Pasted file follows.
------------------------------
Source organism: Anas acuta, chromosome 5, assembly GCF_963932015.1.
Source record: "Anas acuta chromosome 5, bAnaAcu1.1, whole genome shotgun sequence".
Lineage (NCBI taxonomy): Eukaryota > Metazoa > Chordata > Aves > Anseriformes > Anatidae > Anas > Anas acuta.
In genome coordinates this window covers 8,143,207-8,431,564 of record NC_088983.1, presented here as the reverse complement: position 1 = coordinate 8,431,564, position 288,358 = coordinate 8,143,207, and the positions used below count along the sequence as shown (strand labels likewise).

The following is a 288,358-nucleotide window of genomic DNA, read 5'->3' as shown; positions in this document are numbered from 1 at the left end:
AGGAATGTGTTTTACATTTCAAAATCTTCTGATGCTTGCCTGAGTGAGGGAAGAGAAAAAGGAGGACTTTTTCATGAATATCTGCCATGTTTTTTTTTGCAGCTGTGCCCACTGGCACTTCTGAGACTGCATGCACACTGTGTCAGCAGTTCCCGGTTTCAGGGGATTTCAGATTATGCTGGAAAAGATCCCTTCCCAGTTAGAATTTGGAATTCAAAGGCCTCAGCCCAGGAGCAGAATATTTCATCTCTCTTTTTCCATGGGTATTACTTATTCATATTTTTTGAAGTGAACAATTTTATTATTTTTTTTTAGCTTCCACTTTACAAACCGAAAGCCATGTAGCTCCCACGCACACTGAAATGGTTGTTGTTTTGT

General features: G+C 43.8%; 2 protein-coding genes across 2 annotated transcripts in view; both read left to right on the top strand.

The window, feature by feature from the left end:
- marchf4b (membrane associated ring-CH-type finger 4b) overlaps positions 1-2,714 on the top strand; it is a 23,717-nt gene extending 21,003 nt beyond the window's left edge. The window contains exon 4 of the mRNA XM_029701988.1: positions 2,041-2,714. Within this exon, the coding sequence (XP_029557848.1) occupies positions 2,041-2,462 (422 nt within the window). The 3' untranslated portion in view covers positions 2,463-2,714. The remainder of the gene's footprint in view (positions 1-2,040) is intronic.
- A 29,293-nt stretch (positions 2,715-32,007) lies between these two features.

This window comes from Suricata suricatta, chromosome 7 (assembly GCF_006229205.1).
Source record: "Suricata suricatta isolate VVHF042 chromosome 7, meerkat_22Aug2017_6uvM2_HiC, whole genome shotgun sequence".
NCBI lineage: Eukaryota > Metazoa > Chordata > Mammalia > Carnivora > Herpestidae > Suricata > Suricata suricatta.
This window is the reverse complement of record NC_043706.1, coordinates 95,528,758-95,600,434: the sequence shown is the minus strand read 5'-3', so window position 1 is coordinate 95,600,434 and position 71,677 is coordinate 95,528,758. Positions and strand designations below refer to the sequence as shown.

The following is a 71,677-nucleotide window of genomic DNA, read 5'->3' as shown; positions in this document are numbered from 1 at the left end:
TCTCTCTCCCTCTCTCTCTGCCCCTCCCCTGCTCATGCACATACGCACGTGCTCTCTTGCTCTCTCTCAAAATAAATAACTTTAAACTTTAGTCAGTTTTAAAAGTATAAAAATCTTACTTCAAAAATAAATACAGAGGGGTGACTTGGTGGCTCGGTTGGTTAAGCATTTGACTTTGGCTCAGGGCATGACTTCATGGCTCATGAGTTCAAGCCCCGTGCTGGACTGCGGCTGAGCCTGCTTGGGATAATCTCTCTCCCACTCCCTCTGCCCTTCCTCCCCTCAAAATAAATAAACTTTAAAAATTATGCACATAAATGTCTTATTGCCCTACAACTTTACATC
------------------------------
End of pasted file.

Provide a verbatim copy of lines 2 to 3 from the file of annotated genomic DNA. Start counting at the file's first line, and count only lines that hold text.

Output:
Source record: "Anas acuta chromosome 5, bAnaAcu1.1, whole genome shotgun sequence".
Lineage (NCBI taxonomy): Eukaryota > Metazoa > Chordata > Aves > Anseriformes > Anatidae > Anas > Anas acuta.